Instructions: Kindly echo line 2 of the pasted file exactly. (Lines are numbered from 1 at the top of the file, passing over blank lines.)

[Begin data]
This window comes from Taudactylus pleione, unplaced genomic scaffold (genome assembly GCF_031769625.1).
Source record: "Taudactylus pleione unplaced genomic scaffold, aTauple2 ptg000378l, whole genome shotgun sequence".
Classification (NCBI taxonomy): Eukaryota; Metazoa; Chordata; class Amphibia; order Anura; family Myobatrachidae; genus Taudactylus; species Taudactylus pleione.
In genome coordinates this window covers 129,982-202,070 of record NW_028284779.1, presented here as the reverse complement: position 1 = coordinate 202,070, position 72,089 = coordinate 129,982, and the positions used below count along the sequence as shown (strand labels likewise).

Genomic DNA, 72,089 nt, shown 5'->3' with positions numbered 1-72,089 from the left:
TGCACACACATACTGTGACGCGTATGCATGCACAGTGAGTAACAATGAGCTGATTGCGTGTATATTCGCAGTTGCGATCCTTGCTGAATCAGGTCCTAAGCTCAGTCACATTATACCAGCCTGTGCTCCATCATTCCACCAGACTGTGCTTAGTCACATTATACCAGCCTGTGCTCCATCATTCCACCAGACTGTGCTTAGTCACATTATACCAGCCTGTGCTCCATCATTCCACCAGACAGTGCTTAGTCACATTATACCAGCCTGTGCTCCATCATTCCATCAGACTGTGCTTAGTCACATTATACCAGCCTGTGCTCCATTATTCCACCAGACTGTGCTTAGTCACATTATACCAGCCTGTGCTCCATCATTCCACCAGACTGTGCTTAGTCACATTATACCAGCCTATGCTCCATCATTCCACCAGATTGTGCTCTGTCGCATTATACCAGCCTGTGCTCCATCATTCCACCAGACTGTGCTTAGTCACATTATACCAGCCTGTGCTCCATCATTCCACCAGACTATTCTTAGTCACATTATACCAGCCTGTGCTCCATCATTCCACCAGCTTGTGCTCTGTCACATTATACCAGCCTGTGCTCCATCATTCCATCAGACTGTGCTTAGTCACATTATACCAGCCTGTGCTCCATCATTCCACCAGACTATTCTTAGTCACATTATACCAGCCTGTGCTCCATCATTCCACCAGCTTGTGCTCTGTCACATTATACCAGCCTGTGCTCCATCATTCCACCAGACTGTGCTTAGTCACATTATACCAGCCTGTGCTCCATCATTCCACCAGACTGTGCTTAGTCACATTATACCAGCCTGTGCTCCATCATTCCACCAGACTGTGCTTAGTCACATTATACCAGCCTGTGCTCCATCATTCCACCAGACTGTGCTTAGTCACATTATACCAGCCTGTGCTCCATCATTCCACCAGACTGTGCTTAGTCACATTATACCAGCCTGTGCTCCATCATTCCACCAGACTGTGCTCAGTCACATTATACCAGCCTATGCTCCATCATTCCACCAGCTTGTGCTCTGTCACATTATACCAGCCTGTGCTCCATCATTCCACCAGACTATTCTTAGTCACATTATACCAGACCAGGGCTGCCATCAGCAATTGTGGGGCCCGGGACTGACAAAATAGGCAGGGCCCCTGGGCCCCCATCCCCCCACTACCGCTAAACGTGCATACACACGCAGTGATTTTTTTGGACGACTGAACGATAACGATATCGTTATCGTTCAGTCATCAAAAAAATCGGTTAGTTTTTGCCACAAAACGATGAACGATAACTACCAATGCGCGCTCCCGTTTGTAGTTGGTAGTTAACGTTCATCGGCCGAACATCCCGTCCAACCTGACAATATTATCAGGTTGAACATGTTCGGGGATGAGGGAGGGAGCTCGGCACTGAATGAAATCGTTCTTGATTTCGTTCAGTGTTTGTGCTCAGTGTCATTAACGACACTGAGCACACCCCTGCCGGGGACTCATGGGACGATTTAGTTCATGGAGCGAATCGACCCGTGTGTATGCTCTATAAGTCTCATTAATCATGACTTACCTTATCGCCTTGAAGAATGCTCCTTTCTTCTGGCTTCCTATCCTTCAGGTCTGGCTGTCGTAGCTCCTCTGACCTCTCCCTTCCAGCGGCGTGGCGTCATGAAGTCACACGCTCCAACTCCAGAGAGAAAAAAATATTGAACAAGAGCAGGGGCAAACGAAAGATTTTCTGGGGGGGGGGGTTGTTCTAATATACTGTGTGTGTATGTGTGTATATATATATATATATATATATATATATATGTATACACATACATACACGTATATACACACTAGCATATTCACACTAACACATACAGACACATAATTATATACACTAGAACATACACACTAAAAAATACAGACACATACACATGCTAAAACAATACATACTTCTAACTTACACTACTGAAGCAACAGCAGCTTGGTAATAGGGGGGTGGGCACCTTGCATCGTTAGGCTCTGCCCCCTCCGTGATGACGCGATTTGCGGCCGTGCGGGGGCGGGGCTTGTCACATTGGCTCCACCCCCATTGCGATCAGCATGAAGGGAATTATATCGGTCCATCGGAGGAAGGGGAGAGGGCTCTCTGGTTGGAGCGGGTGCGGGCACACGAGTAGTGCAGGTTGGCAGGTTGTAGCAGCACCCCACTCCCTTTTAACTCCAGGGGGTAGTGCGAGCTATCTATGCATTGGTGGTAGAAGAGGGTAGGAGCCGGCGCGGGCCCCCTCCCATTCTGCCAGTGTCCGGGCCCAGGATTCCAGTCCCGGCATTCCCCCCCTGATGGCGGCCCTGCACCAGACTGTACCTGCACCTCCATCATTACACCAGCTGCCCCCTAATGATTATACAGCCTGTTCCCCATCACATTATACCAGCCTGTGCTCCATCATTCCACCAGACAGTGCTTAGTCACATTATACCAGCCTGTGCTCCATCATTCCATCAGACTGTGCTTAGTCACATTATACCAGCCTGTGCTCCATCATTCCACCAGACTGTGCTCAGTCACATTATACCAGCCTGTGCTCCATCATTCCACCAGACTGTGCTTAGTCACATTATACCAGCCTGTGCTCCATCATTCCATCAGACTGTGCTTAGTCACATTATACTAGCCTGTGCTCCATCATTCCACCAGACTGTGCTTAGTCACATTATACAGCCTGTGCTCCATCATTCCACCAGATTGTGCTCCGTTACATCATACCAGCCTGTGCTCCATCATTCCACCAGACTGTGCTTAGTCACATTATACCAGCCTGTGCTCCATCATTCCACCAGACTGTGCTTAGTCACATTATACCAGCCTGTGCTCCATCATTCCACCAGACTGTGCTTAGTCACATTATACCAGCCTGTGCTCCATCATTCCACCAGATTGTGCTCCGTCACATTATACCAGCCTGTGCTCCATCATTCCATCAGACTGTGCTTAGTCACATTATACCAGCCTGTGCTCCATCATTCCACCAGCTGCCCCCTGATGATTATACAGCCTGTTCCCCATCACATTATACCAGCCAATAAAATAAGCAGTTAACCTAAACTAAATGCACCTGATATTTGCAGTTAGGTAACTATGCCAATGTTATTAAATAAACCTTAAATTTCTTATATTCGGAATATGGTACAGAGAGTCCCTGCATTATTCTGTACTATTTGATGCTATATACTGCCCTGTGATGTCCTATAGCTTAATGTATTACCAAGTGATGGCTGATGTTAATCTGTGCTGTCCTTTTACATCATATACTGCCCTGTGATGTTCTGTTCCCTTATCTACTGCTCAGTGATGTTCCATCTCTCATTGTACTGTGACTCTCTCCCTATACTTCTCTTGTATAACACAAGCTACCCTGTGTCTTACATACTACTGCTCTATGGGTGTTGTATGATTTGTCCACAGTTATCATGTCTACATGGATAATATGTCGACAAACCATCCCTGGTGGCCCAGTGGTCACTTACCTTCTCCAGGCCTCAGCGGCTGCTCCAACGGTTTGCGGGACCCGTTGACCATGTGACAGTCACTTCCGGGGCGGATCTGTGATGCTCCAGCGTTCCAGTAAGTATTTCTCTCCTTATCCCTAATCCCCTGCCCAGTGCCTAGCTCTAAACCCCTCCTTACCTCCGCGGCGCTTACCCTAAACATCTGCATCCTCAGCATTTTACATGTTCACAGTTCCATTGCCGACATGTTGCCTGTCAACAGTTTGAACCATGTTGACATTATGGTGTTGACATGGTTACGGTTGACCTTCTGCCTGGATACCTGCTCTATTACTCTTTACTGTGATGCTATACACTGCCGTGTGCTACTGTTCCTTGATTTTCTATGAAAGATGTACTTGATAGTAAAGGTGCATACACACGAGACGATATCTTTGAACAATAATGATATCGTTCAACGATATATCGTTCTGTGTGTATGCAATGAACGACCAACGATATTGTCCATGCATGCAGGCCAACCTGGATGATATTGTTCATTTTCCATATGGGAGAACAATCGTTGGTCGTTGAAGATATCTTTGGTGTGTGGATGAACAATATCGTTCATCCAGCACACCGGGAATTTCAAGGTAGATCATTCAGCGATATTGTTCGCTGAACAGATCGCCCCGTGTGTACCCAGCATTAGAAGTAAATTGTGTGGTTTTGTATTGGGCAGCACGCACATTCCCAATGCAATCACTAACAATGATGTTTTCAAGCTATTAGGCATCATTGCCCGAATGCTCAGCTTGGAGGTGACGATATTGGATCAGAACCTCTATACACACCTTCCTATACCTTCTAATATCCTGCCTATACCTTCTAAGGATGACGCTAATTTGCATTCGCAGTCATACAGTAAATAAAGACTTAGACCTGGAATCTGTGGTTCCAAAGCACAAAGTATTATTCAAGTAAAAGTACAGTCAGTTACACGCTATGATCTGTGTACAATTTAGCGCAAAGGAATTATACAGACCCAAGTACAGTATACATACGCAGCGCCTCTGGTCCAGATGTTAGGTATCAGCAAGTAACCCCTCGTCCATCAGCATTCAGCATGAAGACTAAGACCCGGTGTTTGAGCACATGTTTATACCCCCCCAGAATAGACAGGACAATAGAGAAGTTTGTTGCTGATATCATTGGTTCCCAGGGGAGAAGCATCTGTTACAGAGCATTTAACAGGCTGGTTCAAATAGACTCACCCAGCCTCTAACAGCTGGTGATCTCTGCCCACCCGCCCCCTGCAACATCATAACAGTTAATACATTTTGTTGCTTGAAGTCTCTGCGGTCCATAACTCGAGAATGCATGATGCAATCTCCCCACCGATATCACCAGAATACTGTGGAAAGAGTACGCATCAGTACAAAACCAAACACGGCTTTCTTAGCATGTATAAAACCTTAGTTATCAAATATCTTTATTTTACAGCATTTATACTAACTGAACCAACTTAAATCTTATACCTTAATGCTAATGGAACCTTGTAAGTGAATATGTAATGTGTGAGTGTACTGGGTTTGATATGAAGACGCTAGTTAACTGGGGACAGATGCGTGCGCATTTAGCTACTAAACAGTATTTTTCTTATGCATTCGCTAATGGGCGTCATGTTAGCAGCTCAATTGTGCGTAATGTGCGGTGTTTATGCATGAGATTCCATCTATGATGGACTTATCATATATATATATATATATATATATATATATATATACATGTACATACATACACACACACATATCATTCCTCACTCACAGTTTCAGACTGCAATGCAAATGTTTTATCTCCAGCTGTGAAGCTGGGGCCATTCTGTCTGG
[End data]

Source record: "Taudactylus pleione unplaced genomic scaffold, aTauple2 ptg000378l, whole genome shotgun sequence".